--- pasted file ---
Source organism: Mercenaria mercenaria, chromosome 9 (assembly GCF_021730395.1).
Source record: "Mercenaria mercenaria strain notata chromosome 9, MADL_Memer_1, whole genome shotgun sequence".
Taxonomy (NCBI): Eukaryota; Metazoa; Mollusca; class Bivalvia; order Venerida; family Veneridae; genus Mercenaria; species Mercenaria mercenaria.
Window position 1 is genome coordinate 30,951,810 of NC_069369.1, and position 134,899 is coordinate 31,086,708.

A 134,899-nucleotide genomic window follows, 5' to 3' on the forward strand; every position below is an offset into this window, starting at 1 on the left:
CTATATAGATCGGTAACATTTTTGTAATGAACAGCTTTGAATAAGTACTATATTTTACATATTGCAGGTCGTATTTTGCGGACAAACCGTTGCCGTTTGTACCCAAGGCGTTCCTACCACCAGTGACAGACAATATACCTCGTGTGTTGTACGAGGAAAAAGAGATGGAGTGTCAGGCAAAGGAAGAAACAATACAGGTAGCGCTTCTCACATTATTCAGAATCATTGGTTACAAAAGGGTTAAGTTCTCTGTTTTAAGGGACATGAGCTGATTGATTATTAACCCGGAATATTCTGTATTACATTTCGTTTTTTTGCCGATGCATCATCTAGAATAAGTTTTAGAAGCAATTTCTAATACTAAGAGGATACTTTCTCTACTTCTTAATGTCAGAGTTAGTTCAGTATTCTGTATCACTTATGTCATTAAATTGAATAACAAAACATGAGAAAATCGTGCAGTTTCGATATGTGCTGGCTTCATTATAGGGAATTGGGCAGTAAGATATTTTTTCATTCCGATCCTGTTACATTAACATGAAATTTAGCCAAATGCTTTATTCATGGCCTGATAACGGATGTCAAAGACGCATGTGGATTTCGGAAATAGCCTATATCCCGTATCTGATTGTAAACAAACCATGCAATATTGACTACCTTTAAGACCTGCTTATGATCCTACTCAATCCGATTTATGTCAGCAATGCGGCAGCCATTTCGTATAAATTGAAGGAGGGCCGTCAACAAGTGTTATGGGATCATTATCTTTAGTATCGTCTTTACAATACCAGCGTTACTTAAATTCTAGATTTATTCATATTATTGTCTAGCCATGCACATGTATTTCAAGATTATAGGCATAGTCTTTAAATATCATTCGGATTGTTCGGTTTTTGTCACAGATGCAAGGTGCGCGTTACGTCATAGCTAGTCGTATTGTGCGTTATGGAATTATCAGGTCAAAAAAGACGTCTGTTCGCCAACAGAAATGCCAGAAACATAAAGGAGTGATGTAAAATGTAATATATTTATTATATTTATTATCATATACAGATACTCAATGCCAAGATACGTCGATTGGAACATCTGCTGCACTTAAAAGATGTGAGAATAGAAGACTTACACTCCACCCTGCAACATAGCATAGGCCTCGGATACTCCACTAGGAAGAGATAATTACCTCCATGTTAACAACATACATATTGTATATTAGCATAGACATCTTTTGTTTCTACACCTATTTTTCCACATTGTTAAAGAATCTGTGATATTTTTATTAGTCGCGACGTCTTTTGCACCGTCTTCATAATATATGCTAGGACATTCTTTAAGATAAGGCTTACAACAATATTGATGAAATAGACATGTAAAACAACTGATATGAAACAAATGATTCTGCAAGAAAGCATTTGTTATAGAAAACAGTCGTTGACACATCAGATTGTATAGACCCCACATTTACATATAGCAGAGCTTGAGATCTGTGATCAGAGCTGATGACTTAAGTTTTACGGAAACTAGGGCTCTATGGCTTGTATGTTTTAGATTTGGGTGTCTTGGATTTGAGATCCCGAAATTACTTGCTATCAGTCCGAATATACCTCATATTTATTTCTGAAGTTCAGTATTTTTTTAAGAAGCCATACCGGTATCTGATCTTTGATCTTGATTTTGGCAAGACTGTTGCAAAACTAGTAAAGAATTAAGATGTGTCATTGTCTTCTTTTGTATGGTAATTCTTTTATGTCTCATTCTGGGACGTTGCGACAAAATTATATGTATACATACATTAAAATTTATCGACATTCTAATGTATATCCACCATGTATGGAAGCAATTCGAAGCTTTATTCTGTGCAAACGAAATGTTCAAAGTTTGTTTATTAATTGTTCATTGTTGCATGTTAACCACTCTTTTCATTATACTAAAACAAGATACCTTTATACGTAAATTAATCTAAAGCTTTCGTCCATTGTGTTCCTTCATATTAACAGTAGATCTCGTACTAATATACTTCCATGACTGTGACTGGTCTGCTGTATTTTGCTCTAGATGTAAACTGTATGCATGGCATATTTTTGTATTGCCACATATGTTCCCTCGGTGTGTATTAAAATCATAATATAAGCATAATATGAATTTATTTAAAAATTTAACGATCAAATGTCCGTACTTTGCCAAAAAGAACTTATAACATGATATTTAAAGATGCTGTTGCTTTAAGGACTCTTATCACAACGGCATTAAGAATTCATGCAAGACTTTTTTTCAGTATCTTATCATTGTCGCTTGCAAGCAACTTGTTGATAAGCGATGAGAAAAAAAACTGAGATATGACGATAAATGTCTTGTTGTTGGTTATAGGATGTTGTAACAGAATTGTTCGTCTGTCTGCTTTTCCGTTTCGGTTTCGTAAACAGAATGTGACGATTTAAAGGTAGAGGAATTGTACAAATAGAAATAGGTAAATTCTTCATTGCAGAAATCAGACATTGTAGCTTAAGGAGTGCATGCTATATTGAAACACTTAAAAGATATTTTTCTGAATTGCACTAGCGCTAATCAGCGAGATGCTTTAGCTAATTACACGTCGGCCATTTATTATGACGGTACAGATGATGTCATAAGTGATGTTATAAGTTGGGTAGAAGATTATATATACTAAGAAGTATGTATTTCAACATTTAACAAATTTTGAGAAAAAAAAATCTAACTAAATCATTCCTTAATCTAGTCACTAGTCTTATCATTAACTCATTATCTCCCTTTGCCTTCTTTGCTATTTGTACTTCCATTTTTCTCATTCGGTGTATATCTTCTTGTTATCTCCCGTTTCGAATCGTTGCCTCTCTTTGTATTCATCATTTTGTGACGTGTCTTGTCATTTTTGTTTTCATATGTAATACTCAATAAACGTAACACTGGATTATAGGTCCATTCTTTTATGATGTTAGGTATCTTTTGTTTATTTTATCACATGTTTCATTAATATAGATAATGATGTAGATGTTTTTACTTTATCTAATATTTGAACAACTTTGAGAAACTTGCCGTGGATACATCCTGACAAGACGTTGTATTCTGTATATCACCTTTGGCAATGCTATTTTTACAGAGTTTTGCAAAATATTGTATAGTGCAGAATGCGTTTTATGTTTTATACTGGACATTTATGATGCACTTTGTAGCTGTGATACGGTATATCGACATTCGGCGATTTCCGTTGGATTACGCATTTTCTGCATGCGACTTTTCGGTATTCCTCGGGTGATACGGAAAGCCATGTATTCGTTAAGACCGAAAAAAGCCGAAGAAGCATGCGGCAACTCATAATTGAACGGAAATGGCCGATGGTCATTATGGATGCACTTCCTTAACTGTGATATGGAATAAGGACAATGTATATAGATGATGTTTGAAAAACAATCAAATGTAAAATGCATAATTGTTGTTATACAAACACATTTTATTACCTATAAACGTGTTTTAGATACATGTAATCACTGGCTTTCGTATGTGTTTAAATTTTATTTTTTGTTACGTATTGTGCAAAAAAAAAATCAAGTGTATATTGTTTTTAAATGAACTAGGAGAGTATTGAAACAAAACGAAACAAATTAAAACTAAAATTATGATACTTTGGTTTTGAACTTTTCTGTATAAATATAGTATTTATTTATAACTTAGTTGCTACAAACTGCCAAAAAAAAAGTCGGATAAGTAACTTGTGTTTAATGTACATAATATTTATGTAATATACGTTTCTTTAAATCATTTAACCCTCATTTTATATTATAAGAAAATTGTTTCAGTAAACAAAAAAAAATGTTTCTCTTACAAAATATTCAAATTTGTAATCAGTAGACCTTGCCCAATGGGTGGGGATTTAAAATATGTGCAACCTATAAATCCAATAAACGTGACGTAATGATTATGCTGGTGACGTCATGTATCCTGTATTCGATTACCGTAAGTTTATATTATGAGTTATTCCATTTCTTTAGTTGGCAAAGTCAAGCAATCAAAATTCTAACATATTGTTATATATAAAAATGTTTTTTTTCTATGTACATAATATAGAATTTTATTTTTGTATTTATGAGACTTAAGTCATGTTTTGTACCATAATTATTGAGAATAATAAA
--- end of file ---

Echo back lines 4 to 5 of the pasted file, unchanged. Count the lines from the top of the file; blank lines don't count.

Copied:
Window position 1 is genome coordinate 30,951,810 of NC_069369.1, and position 134,899 is coordinate 31,086,708.

A 134,899-nucleotide genomic window follows, 5' to 3' on the forward strand; every position below is an offset into this window, starting at 1 on the left: